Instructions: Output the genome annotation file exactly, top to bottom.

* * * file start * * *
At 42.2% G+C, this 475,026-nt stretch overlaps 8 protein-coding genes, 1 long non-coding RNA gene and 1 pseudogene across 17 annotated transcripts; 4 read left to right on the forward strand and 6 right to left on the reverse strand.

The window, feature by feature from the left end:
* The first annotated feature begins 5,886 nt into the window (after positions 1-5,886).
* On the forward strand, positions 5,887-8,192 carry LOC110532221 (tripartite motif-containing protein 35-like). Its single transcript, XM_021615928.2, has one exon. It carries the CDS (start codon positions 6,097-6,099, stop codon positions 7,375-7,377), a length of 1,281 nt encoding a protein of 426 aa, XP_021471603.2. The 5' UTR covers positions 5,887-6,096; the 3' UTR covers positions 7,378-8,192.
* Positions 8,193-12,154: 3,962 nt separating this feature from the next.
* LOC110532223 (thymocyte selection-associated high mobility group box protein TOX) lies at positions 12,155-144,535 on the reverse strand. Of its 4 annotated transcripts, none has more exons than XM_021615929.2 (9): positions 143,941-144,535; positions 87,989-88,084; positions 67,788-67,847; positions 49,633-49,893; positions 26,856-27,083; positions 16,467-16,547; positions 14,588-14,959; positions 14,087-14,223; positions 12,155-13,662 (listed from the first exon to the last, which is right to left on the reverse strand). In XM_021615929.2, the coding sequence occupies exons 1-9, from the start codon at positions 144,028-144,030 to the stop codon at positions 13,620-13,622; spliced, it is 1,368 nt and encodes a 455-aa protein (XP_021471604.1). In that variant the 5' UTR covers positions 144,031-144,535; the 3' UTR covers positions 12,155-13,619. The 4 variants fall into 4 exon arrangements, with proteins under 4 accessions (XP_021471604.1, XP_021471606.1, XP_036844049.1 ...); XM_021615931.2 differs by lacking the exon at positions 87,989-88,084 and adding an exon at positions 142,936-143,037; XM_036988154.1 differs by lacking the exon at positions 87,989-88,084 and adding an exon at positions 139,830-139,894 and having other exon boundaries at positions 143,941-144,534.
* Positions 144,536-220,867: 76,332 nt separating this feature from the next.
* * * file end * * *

At 42.2% G+C, this 475,026-nt stretch overlaps 8 protein-coding genes, 1 long non-coding RNA gene and 1 pseudogene across 17 annotated transcripts; 4 read left to right on the forward strand and 6 right to left on the reverse strand.

The window, feature by feature from the left end:
* The first annotated feature begins 5,886 nt into the window (after positions 1-5,886).
* On the forward strand, positions 5,887-8,192 carry LOC110532221 (tripartite motif-containing protein 35-like). Its single transcript, XM_021615928.2, has one exon. It carries the CDS (start codon positions 6,097-6,099, stop codon positions 7,375-7,377), a length of 1,281 nt encoding a protein of 426 aa, XP_021471603.2. The 5' UTR covers positions 5,887-6,096; the 3' UTR covers positions 7,378-8,192.
* Positions 8,193-12,154: 3,962 nt separating this feature from the next.
* LOC110532223 (thymocyte selection-associated high mobility group box protein TOX) lies at positions 12,155-144,535 on the reverse strand. Of its 4 annotated transcripts, none has more exons than XM_021615929.2 (9): positions 143,941-144,535; positions 87,989-88,084; positions 67,788-67,847; positions 49,633-49,893; positions 26,856-27,083; positions 16,467-16,547; positions 14,588-14,959; positions 14,087-14,223; positions 12,155-13,662 (listed from the first exon to the last, which is right to left on the reverse strand). In XM_021615929.2, the coding sequence occupies exons 1-9, from the start codon at positions 144,028-144,030 to the stop codon at positions 13,620-13,622; spliced, it is 1,368 nt and encodes a 455-aa protein (XP_021471604.1). In that variant the 5' UTR covers positions 144,031-144,535; the 3' UTR covers positions 12,155-13,619. The 4 variants fall into 4 exon arrangements, with proteins under 4 accessions (XP_021471604.1, XP_021471606.1, XP_036844049.1 ...); XM_021615931.2 differs by lacking the exon at positions 87,989-88,084 and adding an exon at positions 142,936-143,037; XM_036988154.1 differs by lacking the exon at positions 87,989-88,084 and adding an exon at positions 139,830-139,894 and having other exon boundaries at positions 143,941-144,534.
* Positions 144,536-220,867: 76,332 nt separating this feature from the next.